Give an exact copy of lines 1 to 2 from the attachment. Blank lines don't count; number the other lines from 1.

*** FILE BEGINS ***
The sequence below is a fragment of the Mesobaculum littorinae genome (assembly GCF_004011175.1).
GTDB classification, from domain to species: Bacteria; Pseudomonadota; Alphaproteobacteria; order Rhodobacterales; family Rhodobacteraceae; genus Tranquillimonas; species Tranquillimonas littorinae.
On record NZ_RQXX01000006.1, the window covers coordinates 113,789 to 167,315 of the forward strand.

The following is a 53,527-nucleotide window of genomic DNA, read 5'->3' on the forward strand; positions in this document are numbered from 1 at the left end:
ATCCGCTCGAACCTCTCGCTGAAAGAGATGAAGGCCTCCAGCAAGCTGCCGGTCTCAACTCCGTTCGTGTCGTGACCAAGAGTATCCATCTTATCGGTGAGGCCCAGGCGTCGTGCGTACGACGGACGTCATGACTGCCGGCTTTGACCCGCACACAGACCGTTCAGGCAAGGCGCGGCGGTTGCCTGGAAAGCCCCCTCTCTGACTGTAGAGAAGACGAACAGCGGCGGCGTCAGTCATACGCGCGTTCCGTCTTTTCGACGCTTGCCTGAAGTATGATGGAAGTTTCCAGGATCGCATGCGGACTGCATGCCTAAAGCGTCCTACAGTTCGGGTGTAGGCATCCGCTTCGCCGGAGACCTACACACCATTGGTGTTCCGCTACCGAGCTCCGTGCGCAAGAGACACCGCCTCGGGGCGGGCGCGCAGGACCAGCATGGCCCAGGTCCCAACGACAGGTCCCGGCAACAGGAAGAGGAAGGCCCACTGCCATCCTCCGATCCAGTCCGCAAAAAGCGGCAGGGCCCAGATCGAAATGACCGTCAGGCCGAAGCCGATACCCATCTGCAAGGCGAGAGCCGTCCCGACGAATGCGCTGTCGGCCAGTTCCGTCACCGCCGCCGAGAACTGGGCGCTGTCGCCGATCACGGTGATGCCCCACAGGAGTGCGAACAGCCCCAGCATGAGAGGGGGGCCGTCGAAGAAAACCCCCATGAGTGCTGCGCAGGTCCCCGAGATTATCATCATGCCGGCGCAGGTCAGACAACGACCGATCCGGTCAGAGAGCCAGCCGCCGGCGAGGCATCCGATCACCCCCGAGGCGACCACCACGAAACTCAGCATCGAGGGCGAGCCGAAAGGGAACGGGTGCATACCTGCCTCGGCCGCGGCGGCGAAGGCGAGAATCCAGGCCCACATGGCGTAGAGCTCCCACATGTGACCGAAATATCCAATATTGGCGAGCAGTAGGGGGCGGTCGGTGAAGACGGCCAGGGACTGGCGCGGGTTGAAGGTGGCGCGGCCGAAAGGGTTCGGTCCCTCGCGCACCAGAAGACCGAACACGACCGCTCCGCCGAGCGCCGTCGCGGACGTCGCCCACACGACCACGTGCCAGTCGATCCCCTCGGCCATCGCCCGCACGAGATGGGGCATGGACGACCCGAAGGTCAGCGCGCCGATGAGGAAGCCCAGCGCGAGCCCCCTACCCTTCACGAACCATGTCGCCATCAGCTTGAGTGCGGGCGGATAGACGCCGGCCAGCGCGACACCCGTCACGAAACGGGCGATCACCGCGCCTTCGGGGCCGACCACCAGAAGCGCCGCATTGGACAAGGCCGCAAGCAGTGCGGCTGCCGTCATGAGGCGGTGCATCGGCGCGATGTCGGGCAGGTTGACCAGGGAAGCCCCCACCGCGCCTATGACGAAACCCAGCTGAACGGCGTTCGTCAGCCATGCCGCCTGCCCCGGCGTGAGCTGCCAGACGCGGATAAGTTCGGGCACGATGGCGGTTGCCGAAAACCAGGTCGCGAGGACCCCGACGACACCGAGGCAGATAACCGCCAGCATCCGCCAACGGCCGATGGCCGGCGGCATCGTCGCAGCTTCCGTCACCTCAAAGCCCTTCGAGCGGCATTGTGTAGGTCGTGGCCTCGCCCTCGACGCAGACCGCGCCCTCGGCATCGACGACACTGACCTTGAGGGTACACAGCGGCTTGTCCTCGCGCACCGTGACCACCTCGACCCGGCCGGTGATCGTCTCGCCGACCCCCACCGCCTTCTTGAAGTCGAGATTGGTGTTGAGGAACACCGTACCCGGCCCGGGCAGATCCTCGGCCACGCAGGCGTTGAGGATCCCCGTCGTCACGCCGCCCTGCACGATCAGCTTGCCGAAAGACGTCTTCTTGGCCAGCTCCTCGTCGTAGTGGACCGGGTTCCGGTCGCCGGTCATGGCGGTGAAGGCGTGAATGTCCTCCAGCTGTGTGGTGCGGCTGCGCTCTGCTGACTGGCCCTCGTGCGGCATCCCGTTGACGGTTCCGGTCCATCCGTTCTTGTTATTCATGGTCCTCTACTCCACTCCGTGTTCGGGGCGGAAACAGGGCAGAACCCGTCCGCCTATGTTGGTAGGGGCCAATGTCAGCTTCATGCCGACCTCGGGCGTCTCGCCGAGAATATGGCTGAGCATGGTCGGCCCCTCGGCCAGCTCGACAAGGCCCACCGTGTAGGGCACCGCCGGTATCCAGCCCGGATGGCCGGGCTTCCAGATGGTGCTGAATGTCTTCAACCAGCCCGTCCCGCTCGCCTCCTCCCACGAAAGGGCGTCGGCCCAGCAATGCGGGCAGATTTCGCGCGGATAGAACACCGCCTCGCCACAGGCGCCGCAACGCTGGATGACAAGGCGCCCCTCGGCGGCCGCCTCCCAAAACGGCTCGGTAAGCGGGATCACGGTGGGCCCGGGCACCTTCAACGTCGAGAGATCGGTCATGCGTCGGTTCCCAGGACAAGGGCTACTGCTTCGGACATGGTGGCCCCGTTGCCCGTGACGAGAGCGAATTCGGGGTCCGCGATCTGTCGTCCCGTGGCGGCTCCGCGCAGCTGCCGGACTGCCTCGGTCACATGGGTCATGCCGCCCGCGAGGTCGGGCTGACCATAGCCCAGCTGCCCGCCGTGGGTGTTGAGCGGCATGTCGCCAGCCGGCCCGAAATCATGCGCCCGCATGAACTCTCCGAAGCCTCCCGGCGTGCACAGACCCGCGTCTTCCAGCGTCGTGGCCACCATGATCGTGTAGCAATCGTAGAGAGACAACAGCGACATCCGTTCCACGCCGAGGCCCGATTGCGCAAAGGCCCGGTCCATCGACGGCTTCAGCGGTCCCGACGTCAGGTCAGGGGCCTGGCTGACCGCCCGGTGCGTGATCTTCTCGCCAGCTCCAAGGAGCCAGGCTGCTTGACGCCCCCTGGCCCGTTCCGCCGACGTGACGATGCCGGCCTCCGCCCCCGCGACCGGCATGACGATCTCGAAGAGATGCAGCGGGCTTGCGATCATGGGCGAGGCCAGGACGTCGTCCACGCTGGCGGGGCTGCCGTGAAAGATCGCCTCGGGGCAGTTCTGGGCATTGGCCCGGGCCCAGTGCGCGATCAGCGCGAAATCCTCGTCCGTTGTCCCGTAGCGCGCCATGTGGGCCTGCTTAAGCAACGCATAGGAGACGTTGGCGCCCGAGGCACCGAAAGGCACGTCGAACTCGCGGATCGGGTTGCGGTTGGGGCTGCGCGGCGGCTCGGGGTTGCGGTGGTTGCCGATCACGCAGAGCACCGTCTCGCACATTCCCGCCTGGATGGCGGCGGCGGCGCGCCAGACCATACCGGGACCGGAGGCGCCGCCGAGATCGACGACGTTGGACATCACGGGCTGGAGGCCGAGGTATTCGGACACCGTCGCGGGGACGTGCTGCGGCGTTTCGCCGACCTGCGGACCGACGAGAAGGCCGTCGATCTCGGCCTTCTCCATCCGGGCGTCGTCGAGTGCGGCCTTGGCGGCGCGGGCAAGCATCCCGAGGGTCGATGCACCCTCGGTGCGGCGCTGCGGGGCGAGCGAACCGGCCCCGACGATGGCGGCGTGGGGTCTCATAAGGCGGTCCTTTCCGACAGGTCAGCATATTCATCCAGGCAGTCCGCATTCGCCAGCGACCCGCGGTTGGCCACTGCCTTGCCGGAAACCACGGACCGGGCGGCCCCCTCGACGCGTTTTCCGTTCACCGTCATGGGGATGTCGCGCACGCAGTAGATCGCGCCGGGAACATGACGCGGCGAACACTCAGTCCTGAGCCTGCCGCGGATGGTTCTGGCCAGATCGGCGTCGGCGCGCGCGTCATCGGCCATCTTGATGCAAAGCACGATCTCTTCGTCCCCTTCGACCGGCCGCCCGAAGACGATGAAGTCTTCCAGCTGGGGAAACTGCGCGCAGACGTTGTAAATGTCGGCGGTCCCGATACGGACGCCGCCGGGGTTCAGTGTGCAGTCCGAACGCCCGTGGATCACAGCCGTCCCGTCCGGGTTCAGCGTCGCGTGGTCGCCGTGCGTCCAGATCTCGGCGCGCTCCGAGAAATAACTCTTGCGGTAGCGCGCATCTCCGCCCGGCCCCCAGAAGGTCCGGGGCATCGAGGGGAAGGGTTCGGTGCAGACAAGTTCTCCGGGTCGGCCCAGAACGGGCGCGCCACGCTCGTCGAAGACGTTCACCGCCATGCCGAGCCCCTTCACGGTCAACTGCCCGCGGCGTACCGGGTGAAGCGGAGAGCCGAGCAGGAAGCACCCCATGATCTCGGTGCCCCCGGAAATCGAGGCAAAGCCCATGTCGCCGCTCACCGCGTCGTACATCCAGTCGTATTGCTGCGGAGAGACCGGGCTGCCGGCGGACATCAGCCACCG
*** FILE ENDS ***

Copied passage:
The sequence below is a fragment of the Mesobaculum littorinae genome (assembly GCF_004011175.1).
GTDB classification, from domain to species: Bacteria; Pseudomonadota; Alphaproteobacteria; order Rhodobacterales; family Rhodobacteraceae; genus Tranquillimonas; species Tranquillimonas littorinae.